but we're still unsure about them. Besides we don't have full equipment set for now (amps and stuff), and the van we usually hire may not be available at
that time...too many issues to give you a straight answer now, sorry, but that certainly doesn't mean we don't want to. We eager to play as many countries as
it's possible!

How is a Stoned Jesus live show? Do you use any special decoration on stage? Or you play
dressed like ancient druids or something like that?

 - I hope you're not being serious about the last one, ha-ha! No, just three of us, maybe some vintage horror movie on the background if we're doing more
doomy kind of shows (the ones we usually play on Halloween at Kiev's finest venue, Bingo club), but mostly it's just us and believe me, that's enough!

Since you started to record your music you have release an album each year, does it means
that 2013 will bring us another masterpiece?

 - I hope we'll start recordings this Winter for what's going to be our third full-length album. For now half of the record is ready, we've already played "Here
Come the Robots" live couple of times, there are also two more songs to be premiered during the upcoming September tour, "Alone" and "Wound". I'm also
finishing the future sidelong epic "The River", a 20-minute odyssey, and there are two more songs to be completed this Autumn I hope. As for doomy record
I hope it won't take that long and we'll try to release at least an EP next year to preview what you all should expect from it. I like when bands take their time
and create really great albums, I could patiently wait for years to hear them (Anathema and Tool are good examples), so I understand those who think we're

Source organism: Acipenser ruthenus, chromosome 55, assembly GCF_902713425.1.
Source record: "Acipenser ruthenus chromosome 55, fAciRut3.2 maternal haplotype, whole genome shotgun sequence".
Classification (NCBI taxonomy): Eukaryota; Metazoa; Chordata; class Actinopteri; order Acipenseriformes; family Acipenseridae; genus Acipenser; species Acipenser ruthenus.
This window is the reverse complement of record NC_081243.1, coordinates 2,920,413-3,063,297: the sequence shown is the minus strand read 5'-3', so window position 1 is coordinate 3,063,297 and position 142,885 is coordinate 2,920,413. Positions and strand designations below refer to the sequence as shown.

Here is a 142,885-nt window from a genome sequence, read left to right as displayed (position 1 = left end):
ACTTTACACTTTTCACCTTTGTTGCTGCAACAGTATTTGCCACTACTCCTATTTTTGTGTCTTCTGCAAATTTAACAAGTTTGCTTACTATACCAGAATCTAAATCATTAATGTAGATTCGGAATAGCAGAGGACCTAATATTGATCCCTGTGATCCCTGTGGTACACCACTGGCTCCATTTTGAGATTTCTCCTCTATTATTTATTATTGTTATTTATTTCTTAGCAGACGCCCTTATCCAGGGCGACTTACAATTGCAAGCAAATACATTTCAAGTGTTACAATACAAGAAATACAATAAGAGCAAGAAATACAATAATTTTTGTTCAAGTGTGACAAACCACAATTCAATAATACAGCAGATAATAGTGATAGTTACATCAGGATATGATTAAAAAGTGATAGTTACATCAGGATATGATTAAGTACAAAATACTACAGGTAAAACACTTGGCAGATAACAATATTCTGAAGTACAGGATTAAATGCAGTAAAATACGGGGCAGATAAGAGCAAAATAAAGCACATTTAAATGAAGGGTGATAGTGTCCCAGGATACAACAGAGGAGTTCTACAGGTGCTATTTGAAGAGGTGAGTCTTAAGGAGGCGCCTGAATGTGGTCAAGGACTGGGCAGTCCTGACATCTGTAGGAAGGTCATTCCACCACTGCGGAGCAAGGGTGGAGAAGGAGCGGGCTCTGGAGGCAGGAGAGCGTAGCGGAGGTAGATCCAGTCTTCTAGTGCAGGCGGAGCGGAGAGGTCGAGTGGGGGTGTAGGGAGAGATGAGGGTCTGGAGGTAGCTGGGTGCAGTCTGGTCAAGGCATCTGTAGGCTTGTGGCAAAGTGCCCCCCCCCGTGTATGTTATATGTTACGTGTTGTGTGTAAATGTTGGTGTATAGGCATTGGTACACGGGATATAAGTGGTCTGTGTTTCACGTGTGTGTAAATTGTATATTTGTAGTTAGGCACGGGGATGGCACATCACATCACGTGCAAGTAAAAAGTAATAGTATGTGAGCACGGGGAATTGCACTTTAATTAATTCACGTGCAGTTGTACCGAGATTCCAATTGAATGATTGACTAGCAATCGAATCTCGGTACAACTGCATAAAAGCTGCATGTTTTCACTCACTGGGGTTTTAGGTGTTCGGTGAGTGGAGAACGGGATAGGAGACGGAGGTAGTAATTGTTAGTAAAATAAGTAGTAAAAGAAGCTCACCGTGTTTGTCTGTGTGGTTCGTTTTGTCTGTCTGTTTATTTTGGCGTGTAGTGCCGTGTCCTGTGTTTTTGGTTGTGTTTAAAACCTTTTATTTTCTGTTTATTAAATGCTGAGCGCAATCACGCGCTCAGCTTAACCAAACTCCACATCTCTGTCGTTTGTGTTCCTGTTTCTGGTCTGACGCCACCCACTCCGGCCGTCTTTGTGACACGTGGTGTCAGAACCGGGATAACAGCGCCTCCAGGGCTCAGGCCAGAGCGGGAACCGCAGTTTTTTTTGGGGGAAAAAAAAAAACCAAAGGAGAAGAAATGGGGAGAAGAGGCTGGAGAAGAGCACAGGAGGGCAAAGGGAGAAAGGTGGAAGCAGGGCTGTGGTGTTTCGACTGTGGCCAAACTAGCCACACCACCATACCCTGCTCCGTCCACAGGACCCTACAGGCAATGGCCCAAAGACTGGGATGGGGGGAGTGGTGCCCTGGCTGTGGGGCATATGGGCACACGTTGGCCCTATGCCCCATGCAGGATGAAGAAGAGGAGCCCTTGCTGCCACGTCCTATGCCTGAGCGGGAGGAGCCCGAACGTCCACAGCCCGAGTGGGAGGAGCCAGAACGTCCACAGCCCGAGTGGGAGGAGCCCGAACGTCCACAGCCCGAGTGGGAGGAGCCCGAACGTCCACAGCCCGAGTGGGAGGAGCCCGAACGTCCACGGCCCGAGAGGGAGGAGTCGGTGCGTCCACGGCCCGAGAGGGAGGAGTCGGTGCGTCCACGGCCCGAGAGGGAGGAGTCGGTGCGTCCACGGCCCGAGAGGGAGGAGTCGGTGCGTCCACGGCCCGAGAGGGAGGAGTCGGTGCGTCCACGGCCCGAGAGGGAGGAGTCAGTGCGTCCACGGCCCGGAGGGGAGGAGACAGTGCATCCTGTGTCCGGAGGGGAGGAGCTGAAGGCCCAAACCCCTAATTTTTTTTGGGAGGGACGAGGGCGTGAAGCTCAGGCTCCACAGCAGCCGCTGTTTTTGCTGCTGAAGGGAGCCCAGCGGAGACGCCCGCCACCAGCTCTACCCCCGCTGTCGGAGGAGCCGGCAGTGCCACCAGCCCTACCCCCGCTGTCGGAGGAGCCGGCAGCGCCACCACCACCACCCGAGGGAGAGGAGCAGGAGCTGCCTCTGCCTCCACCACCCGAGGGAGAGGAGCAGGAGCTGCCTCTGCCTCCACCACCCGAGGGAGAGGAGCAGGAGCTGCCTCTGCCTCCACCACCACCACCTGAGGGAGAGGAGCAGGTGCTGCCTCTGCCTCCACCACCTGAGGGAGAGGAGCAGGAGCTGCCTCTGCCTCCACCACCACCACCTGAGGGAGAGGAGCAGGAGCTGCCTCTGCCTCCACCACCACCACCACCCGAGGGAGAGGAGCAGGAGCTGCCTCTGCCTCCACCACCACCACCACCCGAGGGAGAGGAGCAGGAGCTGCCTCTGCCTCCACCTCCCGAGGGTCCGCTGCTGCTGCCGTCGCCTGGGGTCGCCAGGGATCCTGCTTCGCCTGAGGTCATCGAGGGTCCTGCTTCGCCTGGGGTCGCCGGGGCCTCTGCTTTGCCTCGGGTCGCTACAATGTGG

in a hurry and doing our things too fast...but hey, "Seven Thunders Roar" was ready almost a year ago and there's no wonder I already have at least two
thirds of our LP number three written. We'll be taking our time for sure when we're old and bored and withered, we'll be releasing albums every 5-6 years,
hardly more frequent, but now we're young and fruitful and inspired, so let's do it while we can!

And ending this interview guys tell us how the audience can buy all your awesome music and
any kind of merch.

 - We've just released "Seven Thunders Roar" on vinyl through the cult Berlin-based Nasoni Records label, so you can support us and get it directly from
Stoned Jesus on our BigCartel page: .All other stuff is available there as well, give it a check! Also I have two more projects
outside of StJesus, Voida (singer-songwriter/dark art rock; and Krobak (instrumental rock;,
hope someone would give 'em few spins.

Thank you very much for your time guys, I really apreciate this oportunity and have enjoyed
makin' this questions for you. Total support from this small zine!! Please add whatever you
want!! Cheers!!

 - Thank you for your time and attention, Xavi, it was a pleasure! Hope I wasn't too boring! Peace and Love, Igor of StJesus

martes, 28 de agosto de 2012

Ice Dragon

Interview with: Joe, Duane and Ron.

First of all I would thank you for accept my invite. How are you? All right in the USA?
Joe: Thanks for having us. Everything is A-OK. Summer in New England, lemonade and lawnmowers, my friend.
Duane: My brother brews beer and he brought a bunch over on Saturday night and we sat outside and drank them and listened to classic rock on the radio. Joe’s right; summer in New England…
Ron: Yeah things are pretty good. I’ve been making a lot of Pina Coladas lately. As much as people complain about political stuff and rights and laws and all that in the USA, I never really notice any difference in anything over the years. Weird right? Different president, different economy, different laws, etc. etc.  It’s always the same though, work, go home and drink, make music, watch movies, the usual stuff. I’ve never noticed any difference. The more things change, the more they stay the same.

Now let's start to dig in the Riffs...actives since 2007 (I guess), arround 5 lp's and a couple of splits...that's fuckin' dedication. How did you start your ride in the "Ice Dragon"? Where the name "Ice Dragon" comes from?